Mount Carmel employs eye-movement therapy to treat trauma

August 1, 2016


Sari Winerman, a therapist at Mount Carmel Health System's Crime and Trauma Assistance Program in Columbus, Ohio, supports recovery for people suffering from effects of severe traumatic events. Her preferred method involves moving two raised fingers back and forth across a client's field of vision, instructing the client to visually follow her fingers in their back-and-forth movement while bringing trauma-related images to mind.

This widely hailed method has become known as eye-movement desensitization and reprocessing.

At intervals, Winerman will stop to ask the client how distressful the remembered images are on a scale of 1 to 10. Winerman will also encourage the client to verbalize feelings and thoughts. At first, these may be overwhelming, particularly when memories have long been repressed. Feelings and reactions may range from sadness to anger, fear to nausea. Thoughts are likely to take the form of "'I am not good enough,' or 'It was my fault,'" Winerman said.

Carly Mesnick, program manager of the Crime and Trauma Assistance Program at Mount Carmel Health System, teaches clients about the physiological aspects of the fight-or-flight response, which is triggered by an attack or the perception of threat.

After several such sessions — or in complicated cases, perhaps many — the trauma-related images and memories may become less intense, the feelings and thoughts more positive. The goal, she explained, is dramatically reduced emotional and physiological arousal and negative thought patterns associated with the memories, and newfound or strengthened personal confidence for survivors.

Removing treatment barriers
Winerman understands that the process with the tongue-twisting name seems unlikely and strange to some. But the therapy has caught on worldwide for its success in treating victims of many types of trauma, whether recent or in the past.

Winerman, who holds a master's in social work, has been using the eye-movement process for more than six years as a therapist in Mount Carmel's central Ohio-based program, where clients are survivors of crimes of violence including robberies, sexual assaults, human trafficking; of serious automobile crashes, possibly involving a DUI; or simply of the overwhelming toxic stress that can result from living in neighborhoods riddled with poverty, crime and fear. Most are diagnosed with noncombat-related post-traumatic stress disorder.

The therapy is entirely free to clients, thanks to support from donors, the Mount Carmel Foundation and a variety of state and federal grants.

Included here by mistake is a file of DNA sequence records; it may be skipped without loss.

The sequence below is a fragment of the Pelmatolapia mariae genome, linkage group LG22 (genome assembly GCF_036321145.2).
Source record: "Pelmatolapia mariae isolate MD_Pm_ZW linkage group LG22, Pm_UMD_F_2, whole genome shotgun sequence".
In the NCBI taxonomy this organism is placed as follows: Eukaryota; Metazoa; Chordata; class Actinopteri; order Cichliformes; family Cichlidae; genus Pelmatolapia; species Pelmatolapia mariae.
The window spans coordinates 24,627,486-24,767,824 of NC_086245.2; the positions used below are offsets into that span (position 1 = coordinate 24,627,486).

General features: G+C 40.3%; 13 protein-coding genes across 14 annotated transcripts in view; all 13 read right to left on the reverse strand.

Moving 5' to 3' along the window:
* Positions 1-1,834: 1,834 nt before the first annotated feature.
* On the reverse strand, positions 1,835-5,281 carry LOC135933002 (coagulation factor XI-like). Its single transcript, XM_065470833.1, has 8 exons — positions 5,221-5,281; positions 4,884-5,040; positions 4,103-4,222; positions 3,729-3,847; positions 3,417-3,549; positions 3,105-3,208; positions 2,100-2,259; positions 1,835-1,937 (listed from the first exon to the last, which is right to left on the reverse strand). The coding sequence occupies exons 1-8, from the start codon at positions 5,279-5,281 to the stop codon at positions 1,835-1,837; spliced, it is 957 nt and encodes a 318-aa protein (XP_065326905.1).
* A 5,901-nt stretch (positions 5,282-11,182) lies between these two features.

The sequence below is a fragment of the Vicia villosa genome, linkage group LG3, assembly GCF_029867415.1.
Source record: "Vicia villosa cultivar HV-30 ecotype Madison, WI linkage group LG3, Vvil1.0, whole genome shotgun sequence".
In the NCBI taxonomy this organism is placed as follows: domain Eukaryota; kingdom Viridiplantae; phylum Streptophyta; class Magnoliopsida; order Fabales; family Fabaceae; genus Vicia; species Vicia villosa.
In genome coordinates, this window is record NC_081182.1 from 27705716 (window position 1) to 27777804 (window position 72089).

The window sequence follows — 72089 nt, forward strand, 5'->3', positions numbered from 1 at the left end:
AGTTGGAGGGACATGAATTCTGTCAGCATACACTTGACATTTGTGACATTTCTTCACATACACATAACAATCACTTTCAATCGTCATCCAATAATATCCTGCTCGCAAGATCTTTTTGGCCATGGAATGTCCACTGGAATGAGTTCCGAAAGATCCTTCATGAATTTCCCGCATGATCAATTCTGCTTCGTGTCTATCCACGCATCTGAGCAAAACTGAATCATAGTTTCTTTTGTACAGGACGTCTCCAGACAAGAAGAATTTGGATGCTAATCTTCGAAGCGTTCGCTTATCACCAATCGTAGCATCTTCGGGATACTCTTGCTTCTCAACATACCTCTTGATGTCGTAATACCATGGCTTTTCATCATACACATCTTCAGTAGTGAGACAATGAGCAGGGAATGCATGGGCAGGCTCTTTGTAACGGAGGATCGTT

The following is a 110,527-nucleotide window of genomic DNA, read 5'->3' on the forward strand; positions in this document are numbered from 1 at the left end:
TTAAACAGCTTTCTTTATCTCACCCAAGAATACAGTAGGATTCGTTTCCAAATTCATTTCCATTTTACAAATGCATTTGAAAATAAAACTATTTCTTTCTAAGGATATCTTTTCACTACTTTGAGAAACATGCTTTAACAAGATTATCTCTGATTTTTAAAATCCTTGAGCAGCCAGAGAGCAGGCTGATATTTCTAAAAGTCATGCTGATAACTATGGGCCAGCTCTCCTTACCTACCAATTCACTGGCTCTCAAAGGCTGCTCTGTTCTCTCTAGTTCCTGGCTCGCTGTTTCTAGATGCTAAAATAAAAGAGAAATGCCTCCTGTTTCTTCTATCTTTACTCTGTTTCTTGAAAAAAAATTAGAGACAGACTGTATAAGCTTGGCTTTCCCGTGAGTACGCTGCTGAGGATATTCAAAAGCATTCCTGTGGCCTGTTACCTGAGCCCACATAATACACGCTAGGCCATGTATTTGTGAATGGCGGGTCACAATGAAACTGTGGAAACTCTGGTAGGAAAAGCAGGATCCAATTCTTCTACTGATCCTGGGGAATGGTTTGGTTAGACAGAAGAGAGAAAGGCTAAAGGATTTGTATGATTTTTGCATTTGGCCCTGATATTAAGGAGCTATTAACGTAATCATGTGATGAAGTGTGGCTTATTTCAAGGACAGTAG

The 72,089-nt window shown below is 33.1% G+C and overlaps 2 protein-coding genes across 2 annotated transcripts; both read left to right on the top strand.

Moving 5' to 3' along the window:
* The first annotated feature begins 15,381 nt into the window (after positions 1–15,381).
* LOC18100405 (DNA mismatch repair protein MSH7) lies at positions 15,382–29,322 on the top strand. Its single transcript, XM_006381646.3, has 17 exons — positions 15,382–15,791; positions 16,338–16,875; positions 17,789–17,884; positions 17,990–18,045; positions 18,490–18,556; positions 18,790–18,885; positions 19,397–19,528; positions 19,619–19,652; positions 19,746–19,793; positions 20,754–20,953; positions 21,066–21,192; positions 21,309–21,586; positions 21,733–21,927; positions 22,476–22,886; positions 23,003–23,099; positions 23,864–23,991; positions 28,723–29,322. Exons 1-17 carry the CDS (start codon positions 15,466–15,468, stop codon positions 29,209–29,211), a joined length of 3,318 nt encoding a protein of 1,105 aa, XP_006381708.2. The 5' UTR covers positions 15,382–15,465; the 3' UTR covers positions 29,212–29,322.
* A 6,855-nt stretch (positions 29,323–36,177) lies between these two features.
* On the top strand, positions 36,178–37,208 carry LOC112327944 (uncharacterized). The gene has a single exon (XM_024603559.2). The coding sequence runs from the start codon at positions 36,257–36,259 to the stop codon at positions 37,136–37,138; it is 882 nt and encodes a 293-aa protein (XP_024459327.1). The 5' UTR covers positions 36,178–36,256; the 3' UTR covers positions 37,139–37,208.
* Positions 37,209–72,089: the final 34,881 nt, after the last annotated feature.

There is no income test, no questions about insurance. "We don't even ask for an ID," said Carly Mesnick, program manager. The goal is to remove all barriers to treatment, she said. Clients who need them may even receive bus or taxi fares and interpretive services.

The majority of clients are under or near the poverty line, putting private therapy out of reach, and high-quality public programs are scarce. In fact, the Mount Carmel program, which began in 1997, is the only program of its kind in populous central Ohio.

Heightened vigilance
Mesnick oversees 11 therapists. Licensed as social workers and clinical counselors, they are trained in a variety of treatment modalities, including the longer-established cognitive behavior training, a form of talk therapy aimed at modifying problematic behaviors, emotions and thoughts. (See sidebar.) But in recent years, the program's therapists have begun favoring the newer eye-movement method, which has been shown through numerous clinical studies to be highly effective and often faster in treating trauma victims than the better-known cognitive behavior therapy. They are using it with about 80 percent of the program's clients, Mesnick said.

At Mount Carmel, clients present with a variety of trauma-related symptoms, which may include mood swings, nightmares, flashbacks, intrusive thoughts and feelings, sleep disorders, work and relationship problems and even suicidal ideation, said Mesnick, who came to the program in 2014 with a 10-year history of clinical work and management of trauma treatment programs.

The traumatic event or events may have occurred recently or in the past. "Those who suffer from traumatic experiences that happened long ago have usually had a recent trigger," Mesnick said. "Maybe they heard a song that reminded them of being violated, or found themselves in a place that reminded them of a previous assault" or face an upcoming court case involving the perpetrator. Usually it is some event that has "put them in a heightened vigilant state," she said.

"We see a high number of people who have been sexually abused as children. Some may have had a recent sexual assault, and it becomes way too much to manage." New immigrants and refugees represent a growing population in Ohio, Mesnick said, and most dramatically, the program is currently treating 13 victims of human trafficking — women and sometimes men who are often the most difficult to treat, she said.

Safety and comfort
Winerman said the first step for any kind of therapy is "safety, safety, safety." Building blocks to beginning the eye-movement therapy include freedom from present trauma and from perpetrators, and the ability to engage in coping mechanisms that help them get from hour to hour or day to day.

The stabilization period can take up to a month, she said. During this time, she offers information on available treatment modalities, including eye-movement desensitization, her preferred method because of the way it can fast-forward recovery time.